Pericardial and Pleural Effusions

Question: 

I have had sinus inflammation/infections since November.  For the past three weeks, I have become breathless when walking/talking and also woke up at night not being able to take a deep breath.  Pain by the sternum when taking a deep breath started.  My Dr. Did a breathing test which showed my lung capacity was 60% of normal  I was put on nebulized meds. I used them for one week but they did not help at all.  I was getting worse.  My doctor ordered a ct of the chest.  I had the ct done this past Thursday.  The radiologist had me stay while he contacted my doctor.  I was at the cardiologist office two hours later having an echo and in the hospital Thursday night.  I had the effusion drained yesterday.

  1. Is one liter considered a lot of fluid?
  2. Could there be a relationship between chronically inflamed sinuses and the effusion?

Hi Amy, 

Re: Questions 1&2: Yes! The next question is to diagnose the cause of this pericardial effusion. The drainage only takes care of some of the symptoms, but for final treatment your doctor needs to find out what caused it and then try to eliminate the cause:

Pericarditis & pericardial effusion can result from one or more of these:

  • a viral, bacterial or fungal infection
  • heart attack
  • cancer spreading from a nearby tumor in the lung, breast or the blood
  • radiation treatment
  • injury or surgery

Sometimes it accompanies other diseases like rheumatoid arthritis (RA), lupus and kidney failure. In addition, there may be a Pleural Effusion as well.

In your case, I'd consider a viral illness related to your chronic sinus inflammation/infections. Your recovery depends on what treatment is needed. Infections and inflammations such as caused by RA take much longer to heal and can be more difficult to diagnose, because the effusion is usually only one of several manifestations of the primary disease.

Hope this helps,

Dr T

Comments

After the repeat echo, i was immediately readmitted as fluid redeveloped and was causing one chamber to collapse. I was transferred to a hospital with a cardiothoractoc team. I had a window and biopsy. The results of my pericardial biopsy showed chronic pericarditis and an acute flare. I have been tested by an infectious disease doctor, rheumatologist and immunologist. We still don't have a diagnosis however the immunologist suspects there is an underlying connective tissue disorder. I am most likely going to John Hopkins for a multi disciplinary evaluation. For the past 20 years I was dx with reactive airways. I always questioned the dx as inhalers never helped the winded feeling and feeling that I couldn't get a good breath. Now I suspect those symptoms may have been caused by pericarditis I had never developed a large effusion before. Could chronic pericarditis become worse over time? What happens if we don't discover the underlying cause for the chronic pericarditis ?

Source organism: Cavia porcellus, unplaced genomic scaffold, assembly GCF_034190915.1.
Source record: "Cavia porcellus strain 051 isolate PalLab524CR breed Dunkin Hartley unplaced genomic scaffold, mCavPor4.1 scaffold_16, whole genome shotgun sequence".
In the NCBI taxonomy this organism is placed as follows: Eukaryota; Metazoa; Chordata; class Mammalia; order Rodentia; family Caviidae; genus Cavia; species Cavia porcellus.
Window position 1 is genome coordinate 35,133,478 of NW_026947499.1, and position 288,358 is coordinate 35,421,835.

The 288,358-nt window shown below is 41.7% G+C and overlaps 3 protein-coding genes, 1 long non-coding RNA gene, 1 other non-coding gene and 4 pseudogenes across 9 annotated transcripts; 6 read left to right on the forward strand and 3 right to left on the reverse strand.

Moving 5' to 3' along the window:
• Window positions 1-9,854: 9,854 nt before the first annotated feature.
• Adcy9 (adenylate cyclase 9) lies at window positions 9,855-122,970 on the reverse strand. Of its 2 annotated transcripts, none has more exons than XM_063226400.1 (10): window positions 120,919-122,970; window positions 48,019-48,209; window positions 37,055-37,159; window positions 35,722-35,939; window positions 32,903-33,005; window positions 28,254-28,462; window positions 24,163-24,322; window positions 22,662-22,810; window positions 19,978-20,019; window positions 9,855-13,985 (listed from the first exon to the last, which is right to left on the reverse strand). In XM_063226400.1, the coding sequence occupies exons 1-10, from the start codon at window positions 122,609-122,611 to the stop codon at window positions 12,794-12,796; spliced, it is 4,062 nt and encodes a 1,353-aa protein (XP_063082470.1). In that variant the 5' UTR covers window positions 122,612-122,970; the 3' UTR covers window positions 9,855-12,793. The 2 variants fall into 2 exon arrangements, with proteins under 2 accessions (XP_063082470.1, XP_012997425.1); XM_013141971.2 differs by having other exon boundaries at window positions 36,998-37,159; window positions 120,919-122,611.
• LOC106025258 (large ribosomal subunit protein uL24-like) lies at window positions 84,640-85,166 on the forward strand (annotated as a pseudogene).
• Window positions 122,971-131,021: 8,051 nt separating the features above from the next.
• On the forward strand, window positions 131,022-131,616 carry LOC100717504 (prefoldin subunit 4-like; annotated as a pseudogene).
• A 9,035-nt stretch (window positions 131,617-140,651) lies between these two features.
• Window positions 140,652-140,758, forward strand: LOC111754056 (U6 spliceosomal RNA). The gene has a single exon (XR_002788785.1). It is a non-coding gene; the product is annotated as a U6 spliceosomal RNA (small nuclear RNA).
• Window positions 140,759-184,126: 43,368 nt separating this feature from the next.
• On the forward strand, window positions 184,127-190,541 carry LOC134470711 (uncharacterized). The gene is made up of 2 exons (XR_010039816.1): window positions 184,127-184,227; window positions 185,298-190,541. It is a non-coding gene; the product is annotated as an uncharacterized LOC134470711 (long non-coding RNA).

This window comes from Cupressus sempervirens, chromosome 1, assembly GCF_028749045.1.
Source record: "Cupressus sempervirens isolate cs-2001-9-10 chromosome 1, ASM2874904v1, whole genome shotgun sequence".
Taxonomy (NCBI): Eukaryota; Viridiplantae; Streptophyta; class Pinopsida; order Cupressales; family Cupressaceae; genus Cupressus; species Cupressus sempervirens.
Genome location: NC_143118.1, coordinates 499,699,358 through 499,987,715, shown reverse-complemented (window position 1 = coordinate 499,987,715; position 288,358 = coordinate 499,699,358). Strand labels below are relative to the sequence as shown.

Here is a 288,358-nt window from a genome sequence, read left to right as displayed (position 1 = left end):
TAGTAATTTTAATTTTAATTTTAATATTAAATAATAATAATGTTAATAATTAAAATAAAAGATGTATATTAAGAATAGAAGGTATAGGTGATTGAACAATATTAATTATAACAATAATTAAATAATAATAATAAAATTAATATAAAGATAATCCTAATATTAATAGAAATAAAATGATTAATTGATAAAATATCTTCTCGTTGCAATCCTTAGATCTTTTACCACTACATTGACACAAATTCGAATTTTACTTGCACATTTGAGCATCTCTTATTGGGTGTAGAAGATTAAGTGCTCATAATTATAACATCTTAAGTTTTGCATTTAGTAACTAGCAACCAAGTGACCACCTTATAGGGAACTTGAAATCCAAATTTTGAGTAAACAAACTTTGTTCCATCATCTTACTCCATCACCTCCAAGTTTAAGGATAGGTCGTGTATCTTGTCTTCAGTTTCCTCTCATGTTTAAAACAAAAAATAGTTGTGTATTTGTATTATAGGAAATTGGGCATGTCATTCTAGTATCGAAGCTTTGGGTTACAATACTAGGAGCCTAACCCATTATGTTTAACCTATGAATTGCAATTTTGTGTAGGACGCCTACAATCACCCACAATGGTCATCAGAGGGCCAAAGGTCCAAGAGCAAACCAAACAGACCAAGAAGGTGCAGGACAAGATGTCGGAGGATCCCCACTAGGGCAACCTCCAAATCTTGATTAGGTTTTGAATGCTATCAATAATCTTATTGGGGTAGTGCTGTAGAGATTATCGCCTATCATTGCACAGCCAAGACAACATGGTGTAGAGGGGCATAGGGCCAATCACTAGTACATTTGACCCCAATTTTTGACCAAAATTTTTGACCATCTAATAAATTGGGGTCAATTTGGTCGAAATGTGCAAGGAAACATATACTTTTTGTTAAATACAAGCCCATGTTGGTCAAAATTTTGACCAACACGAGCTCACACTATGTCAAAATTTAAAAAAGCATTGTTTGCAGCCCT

Hi Amy,

I believe a cause and effective treatment will be found. However, if the pericardial effusion keeps recurring, your pericardium can be resected. This will remove the source of these effusions.

Hope this helps,

Dr T

Hi Amy,

If indeed caused by an autoimmune disorder, the pericardial effusion will contiunue to form, impair the return of blood back into your heart and cause these symptoms of shortness of breath. This is called cardiac tamponade. One temporizing decompression treatment that will have a longer lasting result includes creating a 'window" to your pleural spaces where your lungs are located in separate compartments. This allows this fluid to drain to a much larger space and relieve the pressure on your heart. However, the resulting Pleural Effusion will need to be drained as well until the cause is determined and treated.

Hope this helps,

Dr T

 

 

Thank you for your response. My ent referred me to an ENT at a major teaching hospital. He feel that there is an underlying Autoimmune dysregulization. I was sent to both a rheumatologist and immunologist. I have had an insane amount of blood work done. Everything is normal except for many markers of inflammation. The fluid was sent to a lab for testing. Today, I again became more winded. Another echo was done and compared to the Echo from when I was discharged from the hospital Saturday. Fluid has started to form. I will have another echo Wednesday or if I continue to have increasing symptoms the echo will be tomorrow. I am so frustrated. The doctors all agree that my inflammatory markers are high but so far points to nothing specific .

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